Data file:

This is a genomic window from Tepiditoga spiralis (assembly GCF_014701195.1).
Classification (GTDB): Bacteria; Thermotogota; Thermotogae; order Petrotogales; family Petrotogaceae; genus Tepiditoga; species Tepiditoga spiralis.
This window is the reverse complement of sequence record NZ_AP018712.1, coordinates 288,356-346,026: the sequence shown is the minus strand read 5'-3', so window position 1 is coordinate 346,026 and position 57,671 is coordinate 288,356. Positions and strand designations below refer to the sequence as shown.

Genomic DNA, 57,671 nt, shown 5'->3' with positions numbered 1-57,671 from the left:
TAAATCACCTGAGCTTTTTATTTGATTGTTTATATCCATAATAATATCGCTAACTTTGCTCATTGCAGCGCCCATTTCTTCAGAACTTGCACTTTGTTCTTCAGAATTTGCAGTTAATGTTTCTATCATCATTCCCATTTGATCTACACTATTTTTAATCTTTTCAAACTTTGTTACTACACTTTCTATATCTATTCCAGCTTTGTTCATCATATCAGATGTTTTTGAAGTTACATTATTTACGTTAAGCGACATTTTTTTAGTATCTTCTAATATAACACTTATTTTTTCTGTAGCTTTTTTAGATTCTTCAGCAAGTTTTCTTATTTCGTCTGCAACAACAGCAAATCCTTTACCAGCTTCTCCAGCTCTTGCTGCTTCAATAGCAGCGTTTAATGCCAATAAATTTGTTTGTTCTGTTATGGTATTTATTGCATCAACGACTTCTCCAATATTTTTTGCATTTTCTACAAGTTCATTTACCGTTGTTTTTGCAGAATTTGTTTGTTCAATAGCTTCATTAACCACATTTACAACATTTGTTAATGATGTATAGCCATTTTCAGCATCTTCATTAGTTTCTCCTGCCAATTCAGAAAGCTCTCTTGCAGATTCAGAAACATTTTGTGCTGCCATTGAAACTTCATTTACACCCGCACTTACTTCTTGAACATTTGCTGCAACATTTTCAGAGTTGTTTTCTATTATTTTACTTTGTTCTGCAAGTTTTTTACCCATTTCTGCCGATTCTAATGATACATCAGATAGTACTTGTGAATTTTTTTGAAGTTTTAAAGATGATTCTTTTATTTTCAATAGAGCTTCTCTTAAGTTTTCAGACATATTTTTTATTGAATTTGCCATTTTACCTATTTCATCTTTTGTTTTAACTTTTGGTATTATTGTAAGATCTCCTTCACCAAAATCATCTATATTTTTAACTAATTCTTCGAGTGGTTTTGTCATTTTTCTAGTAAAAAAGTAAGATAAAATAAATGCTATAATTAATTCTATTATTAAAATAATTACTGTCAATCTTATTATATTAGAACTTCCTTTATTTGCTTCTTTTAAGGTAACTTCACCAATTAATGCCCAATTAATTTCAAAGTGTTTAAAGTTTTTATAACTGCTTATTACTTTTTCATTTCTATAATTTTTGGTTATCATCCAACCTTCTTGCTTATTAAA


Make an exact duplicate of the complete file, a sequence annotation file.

This is a genomic window from Tepiditoga spiralis (assembly GCF_014701195.1).
Classification (GTDB): Bacteria; Thermotogota; Thermotogae; order Petrotogales; family Petrotogaceae; genus Tepiditoga; species Tepiditoga spiralis.
This window is the reverse complement of sequence record NZ_AP018712.1, coordinates 288,356-346,026: the sequence shown is the minus strand read 5'-3', so window position 1 is coordinate 346,026 and position 57,671 is coordinate 288,356. Positions and strand designations below refer to the sequence as shown.

Genomic DNA, 57,671 nt, shown 5'->3' with positions numbered 1-57,671 from the left:
TAAATCACCTGAGCTTTTTATTTGATTGTTTATATCCATAATAATATCGCTAACTTTGCTCATTGCAGCGCCCATTTCTTCAGAACTTGCACTTTGTTCTTCAGAATTTGCAGTTAATGTTTCTATCATCATTCCCATTTGATCTACACTATTTTTAATCTTTTCAAACTTTGTTACTACACTTTCTATATCTATTCCAGCTTTGTTCATCATATCAGATGTTTTTGAAGTTACATTATTTACGTTAAGCGACATTTTTTTAGTATCTTCTAATATAACACTTATTTTTTCTGTAGCTTTTTTAGATTCTTCAGCAAGTTTTCTTATTTCGTCTGCAACAACAGCAAATCCTTTACCAGCTTCTCCAGCTCTTGCTGCTTCAATAGCAGCGTTTAATGCCAATAAATTTGTTTGTTCTGTTATGGTATTTATTGCATCAACGACTTCTCCAATATTTTTTGCATTTTCTACAAGTTCATTTACCGTTGTTTTTGCAGAATTTGTTTGTTCAATAGCTTCATTAACCACATTTACAACATTTGTTAATGATGTATAGCCATTTTCAGCATCTTCATTAGTTTCTCCTGCCAATTCAGAAAGCTCTCTTGCAGATTCAGAAACATTTTGTGCTGCCATTGAAACTTCATTTACACCCGCACTTACTTCTTGAACATTTGCTGCAACATTTTCAGAGTTGTTTTCTATTATTTTACTTTGTTCTGCAAGTTTTTTACCCATTTCTGCCGATTCTAATGATACATCAGATAGTACTTGTGAATTTTTTTGAAGTTTTAAAGATGATTCTTTTATTTTCAATAGAGCTTCTCTTAAGTTTTCAGACATATTTTTTATTGAATTTGCCATTTTACCTATTTCATCTTTTGTTTTAACTTTTGGTATTATTGTAAGATCTCCTTCACCAAAATCATCTATATTTTTAACTAATTCTTCGAGTGGTTTTGTCATTTTTCTAGTAAAAAAGTAAGATAAAATAAATGCTATAATTAATTCTATTATTAAAATAATTACTGTCAATCTTATTATATTAGAACTTCCTTTATTTGCTTCTTTTAAGGTAACTTCACCAATTAATGCCCAATTAATTTCAAAGTGTTTAAAGTTTTTATAACTGCTTATTACTTTTTCATTTCTATAATTTTTGGTTATCATCCAACCTTCTTGCTTATTAAA